Friday, 27 July 2007

Some History


Due to its important geographical position the island is the border between the East and the West. Mythology mentions Pheakes, the first inhabitants of Kerkyra whose hospitality to Ulysses when he shipwrecked on the island was made known through the works of Homer in Odyssey.

Mythology also mentions the myth of Kerkyra, one of the twelve daughters of Assop and his wife, Metopis. Poseidon, the god of the sea, fell in love with her, kidnapped her and brought her to this island to hide her from his wife, Amphitreti. However, Pluto, the god of Addis, envied Poseidon's success, and one night he kidnapped Kerkyra and took her down to Adis, leaving Poseidon their baby, Phaiakas. Therefore, in the years of Ulysses the island was named after him and was called the island of Phaeceans.

The island was also called by the Greek name of ‘drepanon’, because of its shape, and ‘Corfu’, because of the two peaks of mount Pantokrator.

In 734 the island was a Korinthian colony. Herodotus mentions that Kerkyra was at that time the best nautical force after Athens. The fact that Corfu possesses a vital strategic position was certainly a main cause for the island's occupation by various invaders such as Romans, Byzantines, Goths, Venetians, Sicilians and Catalans. Romans took over the island and then the Venetians in 1205.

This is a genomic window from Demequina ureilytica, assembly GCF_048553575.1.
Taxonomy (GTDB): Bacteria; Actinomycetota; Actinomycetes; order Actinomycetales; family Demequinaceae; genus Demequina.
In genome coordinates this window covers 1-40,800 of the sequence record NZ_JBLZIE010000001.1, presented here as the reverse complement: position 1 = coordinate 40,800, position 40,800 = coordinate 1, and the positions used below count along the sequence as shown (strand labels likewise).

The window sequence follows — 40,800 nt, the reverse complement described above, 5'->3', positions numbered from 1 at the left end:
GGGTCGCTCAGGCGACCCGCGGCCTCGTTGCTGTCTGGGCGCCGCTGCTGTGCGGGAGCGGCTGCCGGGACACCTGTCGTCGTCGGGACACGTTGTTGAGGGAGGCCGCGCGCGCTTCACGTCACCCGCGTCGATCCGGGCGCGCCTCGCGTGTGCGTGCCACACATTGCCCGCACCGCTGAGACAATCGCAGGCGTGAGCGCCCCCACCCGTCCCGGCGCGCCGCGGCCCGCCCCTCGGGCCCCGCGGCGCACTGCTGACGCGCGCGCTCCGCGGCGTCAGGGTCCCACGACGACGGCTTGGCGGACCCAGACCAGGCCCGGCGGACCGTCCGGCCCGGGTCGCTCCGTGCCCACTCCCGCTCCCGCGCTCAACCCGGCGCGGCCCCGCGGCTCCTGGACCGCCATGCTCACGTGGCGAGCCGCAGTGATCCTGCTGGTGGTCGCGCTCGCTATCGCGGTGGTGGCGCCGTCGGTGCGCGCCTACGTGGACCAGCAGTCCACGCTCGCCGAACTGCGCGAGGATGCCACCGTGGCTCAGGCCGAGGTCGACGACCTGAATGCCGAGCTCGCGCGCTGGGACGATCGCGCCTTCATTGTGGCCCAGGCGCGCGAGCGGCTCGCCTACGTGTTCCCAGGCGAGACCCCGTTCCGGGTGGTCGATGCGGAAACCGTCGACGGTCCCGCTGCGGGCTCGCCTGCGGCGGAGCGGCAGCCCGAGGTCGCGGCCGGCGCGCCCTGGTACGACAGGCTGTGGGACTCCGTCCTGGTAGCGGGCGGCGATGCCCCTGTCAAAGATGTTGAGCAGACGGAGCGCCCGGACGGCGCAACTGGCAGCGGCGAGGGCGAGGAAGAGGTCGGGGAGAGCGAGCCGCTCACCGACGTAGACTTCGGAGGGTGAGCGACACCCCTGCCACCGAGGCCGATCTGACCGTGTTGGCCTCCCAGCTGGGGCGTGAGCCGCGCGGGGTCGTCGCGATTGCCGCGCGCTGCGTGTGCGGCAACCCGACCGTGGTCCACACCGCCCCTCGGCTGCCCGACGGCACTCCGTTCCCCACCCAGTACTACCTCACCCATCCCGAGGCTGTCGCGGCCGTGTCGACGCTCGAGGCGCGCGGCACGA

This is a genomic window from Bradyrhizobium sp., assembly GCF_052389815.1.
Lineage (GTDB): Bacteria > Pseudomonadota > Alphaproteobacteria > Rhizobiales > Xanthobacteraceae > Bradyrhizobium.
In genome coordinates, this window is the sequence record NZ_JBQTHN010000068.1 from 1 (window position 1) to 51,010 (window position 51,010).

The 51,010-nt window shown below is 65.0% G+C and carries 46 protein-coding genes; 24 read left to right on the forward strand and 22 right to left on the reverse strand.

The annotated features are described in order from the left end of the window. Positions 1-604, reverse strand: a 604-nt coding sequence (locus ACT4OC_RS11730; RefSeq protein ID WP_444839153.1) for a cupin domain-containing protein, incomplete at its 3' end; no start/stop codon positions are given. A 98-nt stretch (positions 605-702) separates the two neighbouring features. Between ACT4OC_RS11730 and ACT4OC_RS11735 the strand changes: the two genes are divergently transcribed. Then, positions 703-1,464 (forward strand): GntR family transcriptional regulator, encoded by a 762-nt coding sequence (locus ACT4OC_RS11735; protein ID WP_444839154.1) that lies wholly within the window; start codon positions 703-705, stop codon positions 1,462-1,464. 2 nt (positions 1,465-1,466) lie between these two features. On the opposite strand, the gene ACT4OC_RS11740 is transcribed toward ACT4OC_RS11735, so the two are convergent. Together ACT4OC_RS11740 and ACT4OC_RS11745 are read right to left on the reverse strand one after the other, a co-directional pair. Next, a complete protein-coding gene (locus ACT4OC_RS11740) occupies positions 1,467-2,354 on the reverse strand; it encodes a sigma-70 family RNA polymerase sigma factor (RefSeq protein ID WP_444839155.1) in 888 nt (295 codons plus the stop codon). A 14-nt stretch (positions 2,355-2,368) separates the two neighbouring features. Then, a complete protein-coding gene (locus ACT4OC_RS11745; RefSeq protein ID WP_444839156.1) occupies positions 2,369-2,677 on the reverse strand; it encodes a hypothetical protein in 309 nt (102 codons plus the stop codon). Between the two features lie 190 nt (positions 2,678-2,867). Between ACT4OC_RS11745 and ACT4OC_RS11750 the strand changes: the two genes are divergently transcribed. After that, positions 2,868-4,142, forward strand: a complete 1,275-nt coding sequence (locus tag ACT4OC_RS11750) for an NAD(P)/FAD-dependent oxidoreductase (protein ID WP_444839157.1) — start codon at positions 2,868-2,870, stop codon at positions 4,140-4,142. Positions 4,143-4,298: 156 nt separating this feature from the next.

. In 1537 the Ottomans attacked the island and the Venetian aristocrats ordered the residents to destroy their houses so as the Ottomans will not be able to take shelter and then settle down. It is said that over twenty thousand inhabitants were captured during the siege and then were sent to Istanbul. If the island did not have strong fortification it is certain that it would fall in the hands of the Ottomans who eventually surrendered and withdrew from the island. Later on, additional fortresses were built and the defense of the island was fortified.

Kerkyra remained under the reign of the Venetians until 1797. That year, Napoleon occupied Venice and the island was taken over by the French for the short period of one year. In 1799 the Ottomans occupied Corfu and next, after an agreement Turkey and Russia signed, the island was divided into sectors. That also lasted for a short time because, in 1815, the area was occupied by the British who kept the island until 1864, when they finally withdrew and handed it over to Greece. In 1824 the British built the Ionian Academy, which still exists. Till today, on the 21/05 every year, The Corfiots celebrate the anniversary of their freedom from the British by organizing church prayers, sport events and school parades. So, in 1864, Corfu joined Greece. But despite the fact that Corfu became Greek, the Italians never stopped desiring the possession of the island, so, in 1923 they bombed Corfu. In 1941 they occupied the island where they remained until 1943, when the Germans occupied it. The island was freed in 1944.


It is influenced by the west since the island was connected to the west for seven centuries.

The Italian influence is shown at Liston area (Venetians 1205-1214)

(See Liston in the picture above).

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